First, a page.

Organic farming enjoying a healthy rise in popularity
COLUMBIA — With the demand for certified organic foods rising steadily among health-conscious consumers, more farmers are taking the time and making the effort to seek organic certification.
Once officially certified, farmers can use the U.S. Department of Agriculture organic seal with their products, which include crops, livestock and even processed items, such as packaged soups.
The certification process has a reputation as being daunting and expensive, but Clemson University, a USDA-accredited certifying agent, is working to make it more accessible and affordable for South Carolina farmers, food processors, greenhouse operators, coffee roasters, restaurants owners and a variety of other clients. Here are several reasons Clemson wants these clients to have access to the organic marketplace:
- Organic products generally sell at prices 20 to 50 percent higher than their non-organic counterparts;
- Consumers respect organic products and those who produce them; and
- The practices used by organic farmers tend to build healthy soils, recycle farm nutrients and reduce pollutants, all of which is good for the environment.
As far as the cost of certification is concerned, operations that gross less than $5,000 annually can become certified for $200 and, with the help of USDA Cost Share, have this amount reduced to just $50. More lucrative operations have to pay $750 for initial certification, but 75 percent can be reimbursed by the Cost Share. Furthermore, the fee schedule for renewing clients is just one half of one percent of annual organic sales.
Clemson plant industry program coordinator Ryan Merck set out to demystify the certification process at a recent workshop in Columbia.
“We evaluate your farm for compliance – from the products you produce to how you market them,” Merck told the audience at City Roots Farm on Feb. 23. “We need to know how your operation actually works and we always need to have a current picture of your operation.”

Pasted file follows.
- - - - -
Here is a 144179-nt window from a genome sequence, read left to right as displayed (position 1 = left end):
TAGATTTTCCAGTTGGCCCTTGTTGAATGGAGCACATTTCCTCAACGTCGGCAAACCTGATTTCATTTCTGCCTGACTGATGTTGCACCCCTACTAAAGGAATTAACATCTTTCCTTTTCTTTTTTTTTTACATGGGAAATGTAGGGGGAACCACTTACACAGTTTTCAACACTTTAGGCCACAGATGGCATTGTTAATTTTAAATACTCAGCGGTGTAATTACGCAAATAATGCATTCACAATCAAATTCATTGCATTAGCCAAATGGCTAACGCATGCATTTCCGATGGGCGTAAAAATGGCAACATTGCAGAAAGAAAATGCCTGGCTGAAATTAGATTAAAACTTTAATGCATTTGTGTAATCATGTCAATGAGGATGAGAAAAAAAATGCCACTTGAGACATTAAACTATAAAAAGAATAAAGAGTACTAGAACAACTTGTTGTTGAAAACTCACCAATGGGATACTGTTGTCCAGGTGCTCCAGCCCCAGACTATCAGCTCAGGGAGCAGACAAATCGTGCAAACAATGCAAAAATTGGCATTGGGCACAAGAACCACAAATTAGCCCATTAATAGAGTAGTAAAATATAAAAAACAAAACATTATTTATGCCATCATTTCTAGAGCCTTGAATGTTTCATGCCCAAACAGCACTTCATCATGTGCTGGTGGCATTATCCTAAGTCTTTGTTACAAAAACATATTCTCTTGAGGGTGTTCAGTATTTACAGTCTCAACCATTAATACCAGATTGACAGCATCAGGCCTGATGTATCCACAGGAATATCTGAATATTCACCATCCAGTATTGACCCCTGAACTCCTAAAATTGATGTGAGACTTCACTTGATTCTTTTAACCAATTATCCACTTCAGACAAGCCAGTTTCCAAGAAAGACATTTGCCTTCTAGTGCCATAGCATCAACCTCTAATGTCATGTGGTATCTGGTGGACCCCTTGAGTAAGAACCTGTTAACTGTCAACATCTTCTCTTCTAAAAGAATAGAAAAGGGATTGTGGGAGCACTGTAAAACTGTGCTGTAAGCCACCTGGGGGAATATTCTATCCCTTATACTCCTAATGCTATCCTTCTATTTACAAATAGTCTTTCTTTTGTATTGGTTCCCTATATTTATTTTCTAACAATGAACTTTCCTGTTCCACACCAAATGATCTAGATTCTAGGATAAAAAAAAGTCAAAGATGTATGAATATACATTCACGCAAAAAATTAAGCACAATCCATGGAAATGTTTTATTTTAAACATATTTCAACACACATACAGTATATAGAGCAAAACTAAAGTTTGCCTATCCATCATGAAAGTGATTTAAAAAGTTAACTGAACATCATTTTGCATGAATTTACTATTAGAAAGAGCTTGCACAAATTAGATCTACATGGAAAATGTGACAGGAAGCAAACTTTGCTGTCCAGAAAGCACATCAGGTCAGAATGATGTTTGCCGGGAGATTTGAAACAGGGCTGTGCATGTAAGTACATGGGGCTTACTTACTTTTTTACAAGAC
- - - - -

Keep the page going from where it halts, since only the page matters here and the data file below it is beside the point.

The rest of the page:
Sarah Morrison, a Clemson inspector, then conducted a mock tour of City Roots with co-owner Eric McClam.
“The inspector serves as the eyes of the certification agent,” Morrison said. “The inspector’s job is to make sure that everything you’ve put in your file is actually taking place.”
Organic farmers must comply with strict regulations and are not allowed to use synthetic chemicals in fertilization and pest control.
“Organic farmers have to view their farms as balanced ecosystems,” said Geoff Zehnder, coordinator for Clemson University’s sustainable agriculture programs. “You want your pests and their natural enemies to be in balance. We talk about this in terms of taking advantage of nature’s services. If we can let nature do our work for us, then we’re a lot better off.”
Zehnder provided many examples of natural pest control, one of which was planting strips of flowers that attract wasps that prey on caterpillars.
“Rather than using chemicals to kill the caterpillars, the wasps kill them,” Zehnder said. “In conventional pest management, synthetic pesticides can disrupt natural systems. In organic farming, we have to integrate multiple practices in a sustainable way to manage pests.”
Carey Howell, who is starting a small truffles farm in Fort Mill, attended the workshop to learn about sustainability and to get insights into organic farming.
“I might not go totally certified,” Howell said, “but I’d like to follow the protocols of organics to produce a better crop for optimal health.”